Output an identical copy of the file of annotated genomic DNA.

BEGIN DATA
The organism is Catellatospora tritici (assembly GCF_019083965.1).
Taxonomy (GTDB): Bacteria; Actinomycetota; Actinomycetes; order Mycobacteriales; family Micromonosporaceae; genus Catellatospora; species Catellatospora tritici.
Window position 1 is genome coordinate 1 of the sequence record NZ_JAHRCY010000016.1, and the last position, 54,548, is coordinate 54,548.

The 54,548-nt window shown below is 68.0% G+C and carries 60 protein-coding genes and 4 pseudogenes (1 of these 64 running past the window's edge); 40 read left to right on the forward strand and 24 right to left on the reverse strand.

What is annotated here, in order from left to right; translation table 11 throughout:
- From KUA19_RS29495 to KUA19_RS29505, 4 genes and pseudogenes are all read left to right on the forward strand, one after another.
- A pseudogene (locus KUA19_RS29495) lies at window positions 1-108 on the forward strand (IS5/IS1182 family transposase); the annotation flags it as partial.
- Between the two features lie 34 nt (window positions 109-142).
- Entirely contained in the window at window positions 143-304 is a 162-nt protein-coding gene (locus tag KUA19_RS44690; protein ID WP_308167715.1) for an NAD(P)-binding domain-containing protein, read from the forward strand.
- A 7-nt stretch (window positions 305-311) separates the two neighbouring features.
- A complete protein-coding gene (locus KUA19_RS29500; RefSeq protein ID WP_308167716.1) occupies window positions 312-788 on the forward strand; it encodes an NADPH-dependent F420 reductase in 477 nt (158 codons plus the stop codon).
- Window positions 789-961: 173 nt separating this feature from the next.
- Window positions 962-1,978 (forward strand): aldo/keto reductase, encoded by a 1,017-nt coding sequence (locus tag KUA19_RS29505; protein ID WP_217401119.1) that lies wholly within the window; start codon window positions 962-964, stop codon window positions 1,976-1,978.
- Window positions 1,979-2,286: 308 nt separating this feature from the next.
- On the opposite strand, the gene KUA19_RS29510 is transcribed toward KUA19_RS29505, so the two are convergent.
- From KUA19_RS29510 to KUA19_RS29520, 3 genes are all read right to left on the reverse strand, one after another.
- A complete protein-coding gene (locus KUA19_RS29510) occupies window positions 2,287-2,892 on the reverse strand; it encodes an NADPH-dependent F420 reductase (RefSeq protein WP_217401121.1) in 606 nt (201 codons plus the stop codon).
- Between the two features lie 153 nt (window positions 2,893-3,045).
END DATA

The organism is Catellatospora tritici (assembly GCF_019083965.1).
Taxonomy (GTDB): Bacteria; Actinomycetota; Actinomycetes; order Mycobacteriales; family Micromonosporaceae; genus Catellatospora; species Catellatospora tritici.
Window position 1 is genome coordinate 1 of the sequence record NZ_JAHRCY010000016.1, and the last position, 54,548, is coordinate 54,548.

The 54,548-nt window shown below is 68.0% G+C and carries 60 protein-coding genes and 4 pseudogenes (1 of these 64 running past the window's edge); 40 read left to right on the forward strand and 24 right to left on the reverse strand.

What is annotated here, in order from left to right; translation table 11 throughout:
- From KUA19_RS29495 to KUA19_RS29505, 4 genes and pseudogenes are all read left to right on the forward strand, one after another.
- A pseudogene (locus KUA19_RS29495) lies at window positions 1-108 on the forward strand (IS5/IS1182 family transposase); the annotation flags it as partial.
- Between the two features lie 34 nt (window positions 109-142).
- Entirely contained in the window at window positions 143-304 is a 162-nt protein-coding gene (locus tag KUA19_RS44690; protein ID WP_308167715.1) for an NAD(P)-binding domain-containing protein, read from the forward strand.
- A 7-nt stretch (window positions 305-311) separates the two neighbouring features.
- A complete protein-coding gene (locus KUA19_RS29500; RefSeq protein ID WP_308167716.1) occupies window positions 312-788 on the forward strand; it encodes an NADPH-dependent F420 reductase in 477 nt (158 codons plus the stop codon).
- Window positions 789-961: 173 nt separating this feature from the next.
- Window positions 962-1,978 (forward strand): aldo/keto reductase, encoded by a 1,017-nt coding sequence (locus tag KUA19_RS29505; protein ID WP_217401119.1) that lies wholly within the window; start codon window positions 962-964, stop codon window positions 1,976-1,978.
- Window positions 1,979-2,286: 308 nt separating this feature from the next.
- On the opposite strand, the gene KUA19_RS29510 is transcribed toward KUA19_RS29505, so the two are convergent.
- From KUA19_RS29510 to KUA19_RS29520, 3 genes are all read right to left on the reverse strand, one after another.
- A complete protein-coding gene (locus KUA19_RS29510) occupies window positions 2,287-2,892 on the reverse strand; it encodes an NADPH-dependent F420 reductase (RefSeq protein WP_217401121.1) in 606 nt (201 codons plus the stop codon).
- Between the two features lie 153 nt (window positions 2,893-3,045).